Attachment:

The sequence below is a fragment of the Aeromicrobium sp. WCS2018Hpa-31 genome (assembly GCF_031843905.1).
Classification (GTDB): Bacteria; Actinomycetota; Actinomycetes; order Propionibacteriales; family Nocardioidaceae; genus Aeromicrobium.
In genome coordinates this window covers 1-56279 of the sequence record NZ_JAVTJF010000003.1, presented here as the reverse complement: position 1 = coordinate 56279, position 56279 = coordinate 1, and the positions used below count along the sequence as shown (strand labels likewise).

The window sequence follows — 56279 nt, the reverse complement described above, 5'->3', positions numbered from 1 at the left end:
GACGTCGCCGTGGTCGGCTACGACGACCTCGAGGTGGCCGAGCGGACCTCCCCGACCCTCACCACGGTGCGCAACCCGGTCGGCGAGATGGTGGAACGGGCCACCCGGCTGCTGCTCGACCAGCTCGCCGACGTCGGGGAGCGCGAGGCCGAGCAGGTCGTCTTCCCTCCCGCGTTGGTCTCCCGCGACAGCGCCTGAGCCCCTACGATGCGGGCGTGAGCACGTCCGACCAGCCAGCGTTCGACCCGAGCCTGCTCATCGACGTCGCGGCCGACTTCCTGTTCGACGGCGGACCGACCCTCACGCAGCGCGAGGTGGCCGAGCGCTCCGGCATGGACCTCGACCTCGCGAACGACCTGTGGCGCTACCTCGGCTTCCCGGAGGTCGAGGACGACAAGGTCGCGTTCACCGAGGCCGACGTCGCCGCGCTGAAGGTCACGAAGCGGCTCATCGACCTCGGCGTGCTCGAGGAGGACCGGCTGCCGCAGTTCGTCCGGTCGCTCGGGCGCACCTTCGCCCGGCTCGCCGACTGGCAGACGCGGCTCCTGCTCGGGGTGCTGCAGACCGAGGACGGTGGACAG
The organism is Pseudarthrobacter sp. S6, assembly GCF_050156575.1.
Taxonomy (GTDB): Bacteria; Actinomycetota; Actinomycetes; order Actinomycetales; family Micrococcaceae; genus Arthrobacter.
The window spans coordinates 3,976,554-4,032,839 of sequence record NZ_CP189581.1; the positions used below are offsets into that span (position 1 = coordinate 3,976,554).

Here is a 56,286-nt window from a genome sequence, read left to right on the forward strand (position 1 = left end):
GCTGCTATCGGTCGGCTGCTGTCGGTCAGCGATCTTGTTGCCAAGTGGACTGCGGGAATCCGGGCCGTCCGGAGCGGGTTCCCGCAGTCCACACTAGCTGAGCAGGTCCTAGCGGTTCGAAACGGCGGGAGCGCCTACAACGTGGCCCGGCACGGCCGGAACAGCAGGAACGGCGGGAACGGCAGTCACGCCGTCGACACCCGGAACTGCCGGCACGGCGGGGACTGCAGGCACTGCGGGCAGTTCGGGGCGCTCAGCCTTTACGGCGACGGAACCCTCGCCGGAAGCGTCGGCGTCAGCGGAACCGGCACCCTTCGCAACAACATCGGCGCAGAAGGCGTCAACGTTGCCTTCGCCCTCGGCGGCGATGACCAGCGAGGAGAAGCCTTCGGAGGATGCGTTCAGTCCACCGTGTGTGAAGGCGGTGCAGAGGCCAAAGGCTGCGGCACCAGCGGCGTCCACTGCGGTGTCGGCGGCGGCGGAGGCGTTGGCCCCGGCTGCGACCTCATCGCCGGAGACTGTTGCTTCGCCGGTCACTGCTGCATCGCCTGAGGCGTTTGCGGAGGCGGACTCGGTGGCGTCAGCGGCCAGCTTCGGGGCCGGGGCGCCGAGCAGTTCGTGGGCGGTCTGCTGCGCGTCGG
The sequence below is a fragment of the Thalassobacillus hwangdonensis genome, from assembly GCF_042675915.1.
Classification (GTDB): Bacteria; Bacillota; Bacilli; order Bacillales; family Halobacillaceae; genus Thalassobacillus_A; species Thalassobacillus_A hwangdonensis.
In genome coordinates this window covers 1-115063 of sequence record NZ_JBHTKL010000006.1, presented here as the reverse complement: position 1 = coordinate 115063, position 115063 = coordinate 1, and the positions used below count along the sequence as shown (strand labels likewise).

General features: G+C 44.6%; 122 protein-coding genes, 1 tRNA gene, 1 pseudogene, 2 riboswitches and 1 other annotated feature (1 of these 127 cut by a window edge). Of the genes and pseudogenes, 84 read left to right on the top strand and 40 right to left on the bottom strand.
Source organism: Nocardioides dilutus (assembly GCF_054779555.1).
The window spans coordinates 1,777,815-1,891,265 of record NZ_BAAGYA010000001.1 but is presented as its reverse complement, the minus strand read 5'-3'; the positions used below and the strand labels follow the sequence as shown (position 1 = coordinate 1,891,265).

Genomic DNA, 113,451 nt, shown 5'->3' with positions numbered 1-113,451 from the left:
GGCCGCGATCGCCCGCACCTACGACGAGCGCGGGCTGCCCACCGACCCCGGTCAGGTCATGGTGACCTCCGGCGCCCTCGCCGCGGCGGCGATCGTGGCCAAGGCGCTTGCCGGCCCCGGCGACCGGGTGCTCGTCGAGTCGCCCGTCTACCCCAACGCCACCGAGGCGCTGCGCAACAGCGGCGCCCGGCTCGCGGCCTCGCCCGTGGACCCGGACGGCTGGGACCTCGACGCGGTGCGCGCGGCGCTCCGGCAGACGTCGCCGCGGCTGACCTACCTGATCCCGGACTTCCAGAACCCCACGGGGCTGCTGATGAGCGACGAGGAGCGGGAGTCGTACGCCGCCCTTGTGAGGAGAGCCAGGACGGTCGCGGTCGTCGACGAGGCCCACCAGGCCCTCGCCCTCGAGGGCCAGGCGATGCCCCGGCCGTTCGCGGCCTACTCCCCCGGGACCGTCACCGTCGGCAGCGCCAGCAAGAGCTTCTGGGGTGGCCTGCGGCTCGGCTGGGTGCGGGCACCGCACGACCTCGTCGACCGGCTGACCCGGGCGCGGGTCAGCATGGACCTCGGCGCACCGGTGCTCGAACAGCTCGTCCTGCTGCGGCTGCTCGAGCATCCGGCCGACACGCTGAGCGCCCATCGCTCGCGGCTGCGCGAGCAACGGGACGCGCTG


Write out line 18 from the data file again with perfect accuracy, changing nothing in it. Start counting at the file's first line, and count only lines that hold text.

GGCCGCGATCGCCCGCACCTACGACGAGCGCGGGCTGCCCACCGACCCCGGTCAGGTCATGGTGACCTCCGGCGCCCTCGCCGCGGCGGCGATCGTGGCCAAGGCGCTTGCCGGCCCCGGCGACCGGGTGCTCGTCGAGTCGCCCGTCTACCCCAACGCCACCGAGGCGCTGCGCAACAGCGGCGCCCGGCTCGCGGCCTCGCCCGTGGACCCGGACGGCTGGGACCTCGACGCGGTGCGCGCGGCGCTCCGGCAGACGTCGCCGCGGCTGACCTACCTGATCCCGGACTTCCAGAACCCCACGGGGCTGCTGATGAGCGACGAGGAGCGGGAGTCGTACGCCGCCCTTGTGAGGAGAGCCAGGACGGTCGCGGTCGTCGACGAGGCCCACCAGGCCCTCGCCCTCGAGGGCCAGGCGATGCCCCGGCCGTTCGCGGCCTACTCCCCCGGGACCGTCACCGTCGGCAGCGCCAGCAAGAGCTTCTGGGGTGGCCTGCGGCTCGGCTGGGTGCGGGCACCGCACGACCTCGTCGACCGGCTGACCCGGGCGCGGGTCAGCATGGACCTCGGCGCACCGGTGCTCGAACAGCTCGTCCTGCTGCGGCTGCTCGAGCATCCGGCCGACACGCTGAGCGCCCATCGCTCGCGGCTGCGCGAGCAACGGGACGCGCTG